Verizon Bows to Google

Posted by: Olga Kharif on July 26, 2007

Need another piece of evidence of a fundamental power shift happening in the wireless industry? Verizon Wireless announced today that it will support some of Google’s conditions for an upcoming wireless spectrum auction.

Google envisions using the spectrum to build an “open” network, accessible from any service provider’s cell phone. Today, Verizon Wireless’ customers can only access that company’s network. Same goes for other carriers’ customers. Until now, Verizon and most other telcos have been vehemently opposed to such “open” rules. Telcos have feared — rightly so — that such open networks would diminish their control over subscribers.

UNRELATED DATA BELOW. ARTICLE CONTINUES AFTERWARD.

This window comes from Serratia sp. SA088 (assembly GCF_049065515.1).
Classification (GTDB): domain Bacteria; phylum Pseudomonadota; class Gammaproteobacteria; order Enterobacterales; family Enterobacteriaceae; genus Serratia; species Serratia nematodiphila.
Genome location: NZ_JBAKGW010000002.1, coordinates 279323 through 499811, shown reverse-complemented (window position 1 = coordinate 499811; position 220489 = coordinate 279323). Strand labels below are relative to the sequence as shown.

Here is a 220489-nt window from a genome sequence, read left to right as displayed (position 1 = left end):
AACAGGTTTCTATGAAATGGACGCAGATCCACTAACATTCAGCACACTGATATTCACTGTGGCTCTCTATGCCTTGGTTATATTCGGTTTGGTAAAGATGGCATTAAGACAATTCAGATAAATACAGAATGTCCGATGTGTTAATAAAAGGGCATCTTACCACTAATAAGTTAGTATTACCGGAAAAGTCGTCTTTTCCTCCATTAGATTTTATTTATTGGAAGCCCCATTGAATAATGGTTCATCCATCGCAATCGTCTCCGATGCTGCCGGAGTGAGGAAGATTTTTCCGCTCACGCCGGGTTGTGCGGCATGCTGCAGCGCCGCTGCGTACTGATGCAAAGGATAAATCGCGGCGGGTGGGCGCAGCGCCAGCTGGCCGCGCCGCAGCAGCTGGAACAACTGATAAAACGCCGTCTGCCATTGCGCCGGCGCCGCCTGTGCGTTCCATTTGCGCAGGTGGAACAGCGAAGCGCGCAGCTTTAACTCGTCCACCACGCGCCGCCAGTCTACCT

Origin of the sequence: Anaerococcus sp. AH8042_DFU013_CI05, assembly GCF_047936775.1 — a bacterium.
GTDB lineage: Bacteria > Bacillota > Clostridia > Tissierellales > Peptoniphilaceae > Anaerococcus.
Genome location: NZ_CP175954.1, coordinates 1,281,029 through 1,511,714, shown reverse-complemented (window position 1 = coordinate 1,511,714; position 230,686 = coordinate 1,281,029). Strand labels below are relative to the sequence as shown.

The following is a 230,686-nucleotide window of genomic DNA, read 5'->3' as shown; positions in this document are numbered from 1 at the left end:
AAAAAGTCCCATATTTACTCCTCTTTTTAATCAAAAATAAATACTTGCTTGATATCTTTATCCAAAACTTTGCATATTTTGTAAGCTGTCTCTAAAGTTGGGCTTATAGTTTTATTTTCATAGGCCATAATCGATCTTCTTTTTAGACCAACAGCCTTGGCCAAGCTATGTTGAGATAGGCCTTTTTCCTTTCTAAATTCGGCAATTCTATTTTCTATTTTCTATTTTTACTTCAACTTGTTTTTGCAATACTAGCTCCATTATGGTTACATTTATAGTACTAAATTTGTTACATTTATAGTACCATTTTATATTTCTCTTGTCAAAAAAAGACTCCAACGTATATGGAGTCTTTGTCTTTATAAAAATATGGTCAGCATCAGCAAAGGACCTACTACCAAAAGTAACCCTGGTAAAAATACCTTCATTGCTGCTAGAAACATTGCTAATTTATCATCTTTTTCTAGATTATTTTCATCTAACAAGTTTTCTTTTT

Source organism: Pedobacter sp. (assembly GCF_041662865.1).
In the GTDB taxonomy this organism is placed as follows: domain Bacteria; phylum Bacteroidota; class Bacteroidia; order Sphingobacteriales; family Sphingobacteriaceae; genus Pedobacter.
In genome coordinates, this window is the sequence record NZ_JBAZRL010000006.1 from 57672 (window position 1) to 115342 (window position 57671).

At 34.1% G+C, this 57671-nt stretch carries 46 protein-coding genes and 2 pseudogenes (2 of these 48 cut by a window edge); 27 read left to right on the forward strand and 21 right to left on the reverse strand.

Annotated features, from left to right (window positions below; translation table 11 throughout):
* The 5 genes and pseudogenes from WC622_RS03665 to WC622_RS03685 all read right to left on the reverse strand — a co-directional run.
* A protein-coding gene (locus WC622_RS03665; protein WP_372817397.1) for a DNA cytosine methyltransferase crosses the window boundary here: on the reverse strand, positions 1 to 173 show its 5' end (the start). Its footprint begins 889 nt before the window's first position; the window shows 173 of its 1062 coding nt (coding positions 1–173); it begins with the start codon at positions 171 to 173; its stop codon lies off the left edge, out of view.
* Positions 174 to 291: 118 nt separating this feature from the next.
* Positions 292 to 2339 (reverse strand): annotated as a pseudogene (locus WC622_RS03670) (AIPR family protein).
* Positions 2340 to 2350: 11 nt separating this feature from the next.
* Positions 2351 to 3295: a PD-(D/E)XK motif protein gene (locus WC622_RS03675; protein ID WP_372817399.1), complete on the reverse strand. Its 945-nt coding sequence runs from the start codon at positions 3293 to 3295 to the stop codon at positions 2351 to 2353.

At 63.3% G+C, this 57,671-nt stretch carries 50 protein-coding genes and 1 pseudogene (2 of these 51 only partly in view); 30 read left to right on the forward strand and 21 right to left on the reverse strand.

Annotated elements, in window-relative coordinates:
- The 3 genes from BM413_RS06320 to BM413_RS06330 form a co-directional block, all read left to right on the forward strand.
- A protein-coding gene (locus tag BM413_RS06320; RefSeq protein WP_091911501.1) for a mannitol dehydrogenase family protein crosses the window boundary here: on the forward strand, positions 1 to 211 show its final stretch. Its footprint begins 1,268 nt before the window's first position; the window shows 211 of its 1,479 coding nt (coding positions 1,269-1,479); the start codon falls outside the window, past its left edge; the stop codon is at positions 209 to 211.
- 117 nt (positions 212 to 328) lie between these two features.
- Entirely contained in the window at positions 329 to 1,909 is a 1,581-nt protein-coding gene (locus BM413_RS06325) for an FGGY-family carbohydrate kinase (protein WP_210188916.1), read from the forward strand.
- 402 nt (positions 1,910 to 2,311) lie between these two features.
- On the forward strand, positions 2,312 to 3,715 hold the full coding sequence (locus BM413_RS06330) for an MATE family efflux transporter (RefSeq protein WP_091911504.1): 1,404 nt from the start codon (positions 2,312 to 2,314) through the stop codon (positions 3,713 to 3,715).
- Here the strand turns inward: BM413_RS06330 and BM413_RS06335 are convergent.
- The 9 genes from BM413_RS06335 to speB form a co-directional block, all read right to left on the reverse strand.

So, why has Verizon’s position changed? The article I’d linked to above says that Verizon believes that the auction is nothing more than an experiment in open networks by the Federal Communications Commission (FCC). Personally, I wouldn’t call Google’s $4.6 billion pledge (that’s how much the company said it might spend in the auction) an experiment. More likely, Google has simply bullied Verizon into seeing things its way.

Wireless carriers’ power is waning, just as that of Google, Apple and others is rising.

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BusinessWeek writers Peter Burrows, Cliff Edwards, Olga Kharif, Aaron Ricadela, Douglas MacMillan, and Spencer Ante dig behind the headlines to analyze what’s really happening throughout the world of technology. One of the first mainstream media tech blogs, Tech Beat covers everything from tech bellwethers like Apple, Google, and Intel and emerging new leaders such as Facebook to new technologies, trends, and controversies.



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